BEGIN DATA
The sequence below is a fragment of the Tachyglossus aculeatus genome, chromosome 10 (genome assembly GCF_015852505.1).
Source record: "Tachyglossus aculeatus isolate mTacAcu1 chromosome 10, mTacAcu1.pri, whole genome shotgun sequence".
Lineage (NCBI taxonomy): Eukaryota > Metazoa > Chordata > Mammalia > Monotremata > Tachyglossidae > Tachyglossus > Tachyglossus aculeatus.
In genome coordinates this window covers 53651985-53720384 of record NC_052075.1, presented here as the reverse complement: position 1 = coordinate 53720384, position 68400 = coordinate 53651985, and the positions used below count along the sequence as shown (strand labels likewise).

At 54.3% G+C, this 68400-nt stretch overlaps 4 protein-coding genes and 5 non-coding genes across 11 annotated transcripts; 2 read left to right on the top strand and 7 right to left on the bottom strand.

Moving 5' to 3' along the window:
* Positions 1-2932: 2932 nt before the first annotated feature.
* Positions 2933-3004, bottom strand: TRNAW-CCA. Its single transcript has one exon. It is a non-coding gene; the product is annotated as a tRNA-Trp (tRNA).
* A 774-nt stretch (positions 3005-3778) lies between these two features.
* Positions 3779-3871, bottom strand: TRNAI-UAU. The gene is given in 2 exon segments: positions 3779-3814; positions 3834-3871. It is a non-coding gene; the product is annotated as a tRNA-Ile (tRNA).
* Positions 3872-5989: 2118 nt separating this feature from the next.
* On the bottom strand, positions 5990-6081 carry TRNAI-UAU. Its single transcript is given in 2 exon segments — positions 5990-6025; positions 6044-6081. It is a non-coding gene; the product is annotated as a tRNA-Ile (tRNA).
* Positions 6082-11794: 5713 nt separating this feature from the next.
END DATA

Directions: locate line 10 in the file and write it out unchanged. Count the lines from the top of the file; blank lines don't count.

* Positions 3779-3871, bottom strand: TRNAI-UAU. The gene is given in 2 exon segments: positions 3779-3814; positions 3834-3871. It is a non-coding gene; the product is annotated as a tRNA-Ile (tRNA).